Today is the annual observance of the feast of St. John the Evangelist (sometimes called St. John the Apostle as well). One of the lodges to which I belong traditionally installed its officers on this day – as do some Grand Lodges. As some have noted, neither St. John revered by Freemasons has anything to do with building or architecture. What makes the Evangelist worth our devotion as men and Masons?
John is the only apostle who (according to tradition) lived to old age. While modern biblical scholarship tells a different tale, the early Freemasons grew up in a culture that taught he wrote one of the four gospels that tell of the life and ministry of Jesus. One of the notable features of that story is that John never refers to himself by name but as the one whom Jesus loved.
At 51 I appreciate that John’s great revelation (the book of Revelation) comes in that latter part of life. The one whom Jesus loved had lived almost his entire life before that revelation came to him. Like a medieval cathedral that took generations of planning and execution to complete, John’s life laid the foundation for that moment of profound vision.
Our building is not complete until life nears its end. We make our plans (often unaware about how the Grand Architect of the Universe plans in parallel and sometimes contrast) and place our stones. The work of a lifetime is just that – a work unfinished until we lay the last stone with our last strength.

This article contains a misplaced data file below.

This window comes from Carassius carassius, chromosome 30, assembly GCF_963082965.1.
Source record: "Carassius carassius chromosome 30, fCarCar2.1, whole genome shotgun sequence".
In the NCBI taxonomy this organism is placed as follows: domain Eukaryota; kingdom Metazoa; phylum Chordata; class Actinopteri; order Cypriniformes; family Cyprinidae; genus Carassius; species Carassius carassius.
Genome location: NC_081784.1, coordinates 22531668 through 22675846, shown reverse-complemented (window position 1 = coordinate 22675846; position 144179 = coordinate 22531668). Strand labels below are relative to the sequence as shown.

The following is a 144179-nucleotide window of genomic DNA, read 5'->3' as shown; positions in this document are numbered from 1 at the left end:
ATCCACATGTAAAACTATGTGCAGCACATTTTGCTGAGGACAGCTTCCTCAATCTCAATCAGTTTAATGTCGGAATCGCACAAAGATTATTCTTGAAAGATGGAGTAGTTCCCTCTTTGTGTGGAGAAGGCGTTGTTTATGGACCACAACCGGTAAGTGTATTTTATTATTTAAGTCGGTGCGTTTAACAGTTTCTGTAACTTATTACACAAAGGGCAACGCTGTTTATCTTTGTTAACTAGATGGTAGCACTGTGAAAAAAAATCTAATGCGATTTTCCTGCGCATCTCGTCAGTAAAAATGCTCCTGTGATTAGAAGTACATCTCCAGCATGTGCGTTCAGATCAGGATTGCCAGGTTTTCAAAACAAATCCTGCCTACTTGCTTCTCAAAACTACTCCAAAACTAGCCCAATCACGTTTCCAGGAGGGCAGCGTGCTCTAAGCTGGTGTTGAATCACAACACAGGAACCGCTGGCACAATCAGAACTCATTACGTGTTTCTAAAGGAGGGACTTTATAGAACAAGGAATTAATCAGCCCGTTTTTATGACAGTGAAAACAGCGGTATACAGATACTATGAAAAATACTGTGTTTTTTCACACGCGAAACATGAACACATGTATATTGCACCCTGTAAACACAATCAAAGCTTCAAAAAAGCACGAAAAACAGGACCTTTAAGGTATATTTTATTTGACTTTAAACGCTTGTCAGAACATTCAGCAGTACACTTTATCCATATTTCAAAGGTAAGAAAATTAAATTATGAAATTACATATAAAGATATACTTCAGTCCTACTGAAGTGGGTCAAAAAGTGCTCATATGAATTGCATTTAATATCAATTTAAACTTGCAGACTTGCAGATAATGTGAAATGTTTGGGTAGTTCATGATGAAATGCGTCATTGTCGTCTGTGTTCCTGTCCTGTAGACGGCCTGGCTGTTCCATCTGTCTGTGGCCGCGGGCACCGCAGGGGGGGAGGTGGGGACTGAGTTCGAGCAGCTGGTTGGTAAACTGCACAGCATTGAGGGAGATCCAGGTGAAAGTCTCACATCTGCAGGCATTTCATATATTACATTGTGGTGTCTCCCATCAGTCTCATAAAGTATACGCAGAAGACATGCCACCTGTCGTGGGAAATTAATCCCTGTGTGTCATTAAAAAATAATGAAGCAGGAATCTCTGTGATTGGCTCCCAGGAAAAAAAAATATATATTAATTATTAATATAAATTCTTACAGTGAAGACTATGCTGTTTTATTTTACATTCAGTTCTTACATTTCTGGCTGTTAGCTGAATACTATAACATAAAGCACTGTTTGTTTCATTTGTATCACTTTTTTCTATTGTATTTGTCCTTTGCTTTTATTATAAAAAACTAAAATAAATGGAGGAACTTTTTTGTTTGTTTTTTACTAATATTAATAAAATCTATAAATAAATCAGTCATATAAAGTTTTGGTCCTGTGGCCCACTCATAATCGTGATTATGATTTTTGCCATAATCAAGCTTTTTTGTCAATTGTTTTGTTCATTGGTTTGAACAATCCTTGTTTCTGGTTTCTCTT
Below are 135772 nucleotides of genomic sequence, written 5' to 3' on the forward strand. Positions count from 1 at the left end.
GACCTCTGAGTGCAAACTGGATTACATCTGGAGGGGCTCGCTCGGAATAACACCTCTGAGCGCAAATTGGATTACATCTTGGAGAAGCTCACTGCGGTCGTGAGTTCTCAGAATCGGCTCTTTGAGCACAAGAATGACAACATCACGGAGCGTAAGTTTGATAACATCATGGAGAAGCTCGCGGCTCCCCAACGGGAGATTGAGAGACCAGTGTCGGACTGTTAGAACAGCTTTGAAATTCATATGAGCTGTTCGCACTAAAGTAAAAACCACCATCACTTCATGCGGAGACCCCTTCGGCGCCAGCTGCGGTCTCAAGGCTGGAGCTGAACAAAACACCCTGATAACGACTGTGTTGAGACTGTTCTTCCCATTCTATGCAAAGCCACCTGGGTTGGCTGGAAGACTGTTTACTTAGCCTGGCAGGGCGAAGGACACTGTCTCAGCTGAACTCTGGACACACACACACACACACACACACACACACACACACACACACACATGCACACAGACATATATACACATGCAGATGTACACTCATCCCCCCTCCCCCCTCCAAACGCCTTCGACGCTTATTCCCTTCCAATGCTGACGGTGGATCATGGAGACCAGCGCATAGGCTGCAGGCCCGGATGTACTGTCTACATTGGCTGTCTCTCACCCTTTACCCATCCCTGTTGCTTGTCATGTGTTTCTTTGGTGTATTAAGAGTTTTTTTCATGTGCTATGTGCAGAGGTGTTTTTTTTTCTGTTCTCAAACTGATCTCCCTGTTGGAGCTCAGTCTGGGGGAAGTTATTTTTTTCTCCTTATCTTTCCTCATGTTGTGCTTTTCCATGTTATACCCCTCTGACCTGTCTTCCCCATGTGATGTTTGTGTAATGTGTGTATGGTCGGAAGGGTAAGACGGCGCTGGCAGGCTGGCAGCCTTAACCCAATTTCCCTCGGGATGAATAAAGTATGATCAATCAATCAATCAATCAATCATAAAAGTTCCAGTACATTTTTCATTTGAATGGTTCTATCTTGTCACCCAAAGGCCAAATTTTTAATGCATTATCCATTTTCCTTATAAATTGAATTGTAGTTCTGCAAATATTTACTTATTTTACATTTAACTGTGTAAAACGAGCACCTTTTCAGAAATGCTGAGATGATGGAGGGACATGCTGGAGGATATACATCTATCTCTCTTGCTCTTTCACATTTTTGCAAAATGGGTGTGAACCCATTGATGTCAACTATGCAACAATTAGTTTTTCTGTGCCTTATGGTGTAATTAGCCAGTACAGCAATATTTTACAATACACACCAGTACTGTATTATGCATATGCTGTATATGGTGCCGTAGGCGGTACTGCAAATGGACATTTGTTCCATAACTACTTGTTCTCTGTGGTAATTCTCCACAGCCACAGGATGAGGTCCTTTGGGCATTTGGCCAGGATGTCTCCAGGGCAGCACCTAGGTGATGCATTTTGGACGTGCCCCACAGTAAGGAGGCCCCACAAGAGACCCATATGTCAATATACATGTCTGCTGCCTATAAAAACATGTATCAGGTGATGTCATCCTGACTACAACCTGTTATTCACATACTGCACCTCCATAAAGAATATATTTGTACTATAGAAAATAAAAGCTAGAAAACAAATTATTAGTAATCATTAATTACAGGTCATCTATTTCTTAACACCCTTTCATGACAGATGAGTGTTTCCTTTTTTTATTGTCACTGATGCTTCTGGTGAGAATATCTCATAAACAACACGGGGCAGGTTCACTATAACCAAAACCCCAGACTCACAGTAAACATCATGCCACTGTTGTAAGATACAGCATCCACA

May we build faithfully in the year to come. May we reflect with satisfaction and gratitude on what God has allowed us to build – even if partially. Even in the moments when we think we are finished… or may be frustrated at our lack of understanding of what our building will be… may we remain faithful to our calling and profession.
“The importance of improvement, setting an example, and shouldering responsibility for the future are our Masonic goals. And where will it all end? In brotherhood. What we build today will endure. That is our hope and our faith.”
– Stanley F. Maxwell
Stanley F. Maxwell was the Sovereign Grand Commander of the Ancient Accepted Scottish Rite, NMJ. 1975-1985. Among his most notable achievements was, during his time as Executive Secretary of the Supreme Council, overseeing the construction of the Scottish Rite Masonic Museum & Library.
The purpose of Freemasonry?
Its purpose is the same as it has been since the day when the stones for King Solomon’s Temple were hewn, squared and numbered in the quarries where they were raised. It is to take an individual – just one man at a time, mind you, and as good a man as possible – and try to make a better man out of him. That is all. How desperately the world needs just that! And if that technique is outmoded, then the experience of two thousand years is all wrong; the Parable of the Mustard Seed is horse-and-buggy philosophy; the Leaven in the Loaf is a cruel hoax.
The mere fact that men do not comprehend its purpose does not mean that Freemasonry has no purpose, nor that its purpose is outmoded – it only means that the stones are not being well hewn and squared in the quarries where they are raised.
Freemasonry has not been tried in the balance and found wanting: it has been found difficult and not tried.
Dwight L. Smith
Brother Smith was a Past Grand Master and long-time Grand Secretary of the Grand Lodge of Indiana. He wrote a number of Masonic books. Among his best known writings is “Whither Are We Traveling?’ from which this excerpt comes.